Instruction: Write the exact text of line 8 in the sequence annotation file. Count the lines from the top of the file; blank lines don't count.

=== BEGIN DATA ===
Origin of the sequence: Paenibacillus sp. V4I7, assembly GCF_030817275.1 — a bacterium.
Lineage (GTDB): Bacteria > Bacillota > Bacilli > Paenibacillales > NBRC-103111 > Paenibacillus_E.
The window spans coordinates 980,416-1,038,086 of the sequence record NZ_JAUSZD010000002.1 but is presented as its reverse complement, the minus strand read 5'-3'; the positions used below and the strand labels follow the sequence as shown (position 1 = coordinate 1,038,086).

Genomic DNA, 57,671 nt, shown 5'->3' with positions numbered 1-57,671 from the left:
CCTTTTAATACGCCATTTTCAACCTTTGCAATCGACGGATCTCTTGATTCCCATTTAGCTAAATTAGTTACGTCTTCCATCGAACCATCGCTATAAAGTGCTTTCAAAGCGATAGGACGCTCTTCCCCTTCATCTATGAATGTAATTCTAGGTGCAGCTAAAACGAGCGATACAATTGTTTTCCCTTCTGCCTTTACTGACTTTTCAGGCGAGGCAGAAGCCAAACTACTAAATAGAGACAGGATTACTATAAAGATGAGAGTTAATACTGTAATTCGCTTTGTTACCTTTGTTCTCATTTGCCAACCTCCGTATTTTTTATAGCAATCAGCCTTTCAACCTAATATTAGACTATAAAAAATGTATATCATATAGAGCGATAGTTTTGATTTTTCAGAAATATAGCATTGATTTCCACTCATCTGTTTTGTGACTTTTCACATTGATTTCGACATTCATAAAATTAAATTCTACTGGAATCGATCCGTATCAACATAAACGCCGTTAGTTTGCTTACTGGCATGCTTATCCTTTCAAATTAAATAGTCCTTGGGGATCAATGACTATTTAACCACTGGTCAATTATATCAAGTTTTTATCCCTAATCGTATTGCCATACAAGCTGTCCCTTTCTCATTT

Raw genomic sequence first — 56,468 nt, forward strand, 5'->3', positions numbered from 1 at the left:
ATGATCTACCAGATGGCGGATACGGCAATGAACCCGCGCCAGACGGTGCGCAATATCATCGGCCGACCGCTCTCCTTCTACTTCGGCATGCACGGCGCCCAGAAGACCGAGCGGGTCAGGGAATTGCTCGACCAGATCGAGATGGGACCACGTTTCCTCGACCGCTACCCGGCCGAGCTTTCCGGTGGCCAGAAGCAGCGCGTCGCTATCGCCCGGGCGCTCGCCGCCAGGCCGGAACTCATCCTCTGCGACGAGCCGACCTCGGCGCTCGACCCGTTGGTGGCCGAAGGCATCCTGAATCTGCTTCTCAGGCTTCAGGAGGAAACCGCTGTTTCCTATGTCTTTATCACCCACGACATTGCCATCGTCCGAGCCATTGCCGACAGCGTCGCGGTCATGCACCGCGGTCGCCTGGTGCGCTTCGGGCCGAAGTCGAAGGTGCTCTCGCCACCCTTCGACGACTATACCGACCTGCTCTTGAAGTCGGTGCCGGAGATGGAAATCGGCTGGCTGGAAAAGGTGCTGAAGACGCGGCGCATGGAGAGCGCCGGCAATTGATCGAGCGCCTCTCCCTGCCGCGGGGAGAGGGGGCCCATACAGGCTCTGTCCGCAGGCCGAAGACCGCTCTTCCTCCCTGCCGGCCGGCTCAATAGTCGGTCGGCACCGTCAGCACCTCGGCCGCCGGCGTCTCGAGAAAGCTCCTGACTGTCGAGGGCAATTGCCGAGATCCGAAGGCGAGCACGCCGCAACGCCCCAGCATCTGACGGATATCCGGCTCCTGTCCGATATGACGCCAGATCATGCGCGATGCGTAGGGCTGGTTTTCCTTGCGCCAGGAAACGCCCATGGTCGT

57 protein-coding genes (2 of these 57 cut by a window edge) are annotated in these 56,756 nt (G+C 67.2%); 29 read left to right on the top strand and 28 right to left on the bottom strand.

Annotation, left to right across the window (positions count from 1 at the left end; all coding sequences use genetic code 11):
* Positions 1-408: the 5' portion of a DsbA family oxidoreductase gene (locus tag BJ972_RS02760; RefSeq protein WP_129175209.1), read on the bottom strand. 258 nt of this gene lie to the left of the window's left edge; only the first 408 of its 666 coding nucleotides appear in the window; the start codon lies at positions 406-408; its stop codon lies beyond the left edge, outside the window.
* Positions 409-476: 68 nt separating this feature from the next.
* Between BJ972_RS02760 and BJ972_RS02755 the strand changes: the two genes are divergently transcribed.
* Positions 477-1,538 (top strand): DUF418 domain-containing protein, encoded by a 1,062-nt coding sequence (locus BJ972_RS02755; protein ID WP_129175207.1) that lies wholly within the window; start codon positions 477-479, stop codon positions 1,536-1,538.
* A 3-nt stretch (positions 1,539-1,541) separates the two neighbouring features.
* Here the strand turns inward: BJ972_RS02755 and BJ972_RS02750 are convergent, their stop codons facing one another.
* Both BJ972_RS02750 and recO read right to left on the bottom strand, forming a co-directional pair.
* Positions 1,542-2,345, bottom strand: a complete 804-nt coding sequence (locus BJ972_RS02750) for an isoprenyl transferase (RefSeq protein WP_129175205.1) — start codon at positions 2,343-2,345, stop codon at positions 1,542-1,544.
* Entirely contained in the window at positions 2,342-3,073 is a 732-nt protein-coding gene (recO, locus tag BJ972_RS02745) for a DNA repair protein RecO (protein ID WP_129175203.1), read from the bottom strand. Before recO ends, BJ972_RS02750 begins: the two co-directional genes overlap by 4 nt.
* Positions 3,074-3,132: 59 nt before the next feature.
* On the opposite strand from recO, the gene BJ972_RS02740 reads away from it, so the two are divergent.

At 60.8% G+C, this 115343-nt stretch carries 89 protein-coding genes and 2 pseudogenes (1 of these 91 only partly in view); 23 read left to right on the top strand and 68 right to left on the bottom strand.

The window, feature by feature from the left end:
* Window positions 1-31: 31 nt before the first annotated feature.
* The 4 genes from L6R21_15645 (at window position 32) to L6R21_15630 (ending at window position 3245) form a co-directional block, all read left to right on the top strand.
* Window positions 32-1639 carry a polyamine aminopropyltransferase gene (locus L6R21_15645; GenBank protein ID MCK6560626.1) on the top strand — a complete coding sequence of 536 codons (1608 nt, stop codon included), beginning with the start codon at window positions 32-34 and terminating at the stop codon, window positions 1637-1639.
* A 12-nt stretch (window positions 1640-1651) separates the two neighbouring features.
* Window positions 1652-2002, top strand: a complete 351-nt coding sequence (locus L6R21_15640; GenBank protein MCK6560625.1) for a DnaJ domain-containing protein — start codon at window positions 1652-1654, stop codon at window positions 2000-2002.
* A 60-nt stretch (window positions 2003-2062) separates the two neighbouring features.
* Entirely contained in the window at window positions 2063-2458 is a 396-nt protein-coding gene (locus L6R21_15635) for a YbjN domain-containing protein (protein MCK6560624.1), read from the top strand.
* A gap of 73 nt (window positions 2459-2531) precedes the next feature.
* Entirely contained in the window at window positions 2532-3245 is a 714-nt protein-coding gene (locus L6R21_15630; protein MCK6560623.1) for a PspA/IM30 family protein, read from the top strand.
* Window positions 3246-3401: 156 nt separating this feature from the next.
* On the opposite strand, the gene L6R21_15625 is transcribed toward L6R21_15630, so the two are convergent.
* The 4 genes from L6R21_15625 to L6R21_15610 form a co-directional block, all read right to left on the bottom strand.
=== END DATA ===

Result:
57 protein-coding genes (2 of these 57 cut by a window edge) are annotated in these 56,756 nt (G+C 67.2%); 29 read left to right on the top strand and 28 right to left on the bottom strand.